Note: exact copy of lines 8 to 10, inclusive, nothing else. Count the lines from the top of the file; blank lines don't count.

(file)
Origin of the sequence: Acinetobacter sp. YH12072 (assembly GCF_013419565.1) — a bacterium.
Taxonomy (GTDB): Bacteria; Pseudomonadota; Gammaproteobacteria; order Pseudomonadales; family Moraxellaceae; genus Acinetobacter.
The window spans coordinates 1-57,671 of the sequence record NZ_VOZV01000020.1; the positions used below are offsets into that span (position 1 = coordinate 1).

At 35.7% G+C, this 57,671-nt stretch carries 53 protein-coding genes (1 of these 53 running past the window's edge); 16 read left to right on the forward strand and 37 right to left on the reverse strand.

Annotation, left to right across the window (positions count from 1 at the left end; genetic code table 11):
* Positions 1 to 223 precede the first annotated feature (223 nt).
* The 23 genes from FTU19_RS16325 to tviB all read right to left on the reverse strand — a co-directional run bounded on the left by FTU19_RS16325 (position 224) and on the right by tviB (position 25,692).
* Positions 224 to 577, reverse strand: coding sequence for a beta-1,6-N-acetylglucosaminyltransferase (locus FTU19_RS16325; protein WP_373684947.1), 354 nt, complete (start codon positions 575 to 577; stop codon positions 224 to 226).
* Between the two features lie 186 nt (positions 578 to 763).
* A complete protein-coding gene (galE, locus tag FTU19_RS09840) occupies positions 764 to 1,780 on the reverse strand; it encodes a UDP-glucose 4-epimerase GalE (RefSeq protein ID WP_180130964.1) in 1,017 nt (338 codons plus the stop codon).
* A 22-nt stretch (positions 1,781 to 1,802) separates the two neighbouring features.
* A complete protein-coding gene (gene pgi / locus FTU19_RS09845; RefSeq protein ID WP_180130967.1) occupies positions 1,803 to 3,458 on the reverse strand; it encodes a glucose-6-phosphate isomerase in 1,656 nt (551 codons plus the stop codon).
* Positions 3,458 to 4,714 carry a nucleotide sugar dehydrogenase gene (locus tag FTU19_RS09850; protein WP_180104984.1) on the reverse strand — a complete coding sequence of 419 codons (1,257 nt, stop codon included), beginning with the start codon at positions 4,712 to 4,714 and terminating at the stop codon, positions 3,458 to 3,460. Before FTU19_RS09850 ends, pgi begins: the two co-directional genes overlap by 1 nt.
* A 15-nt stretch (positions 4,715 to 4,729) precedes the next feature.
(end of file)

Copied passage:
* Positions 224 to 577, reverse strand: coding sequence for a beta-1,6-N-acetylglucosaminyltransferase (locus FTU19_RS16325; protein WP_373684947.1), 354 nt, complete (start codon positions 575 to 577; stop codon positions 224 to 226).
* Between the two features lie 186 nt (positions 578 to 763).
* A complete protein-coding gene (galE, locus tag FTU19_RS09840) occupies positions 764 to 1,780 on the reverse strand; it encodes a UDP-glucose 4-epimerase GalE (RefSeq protein ID WP_180130964.1) in 1,017 nt (338 codons plus the stop codon).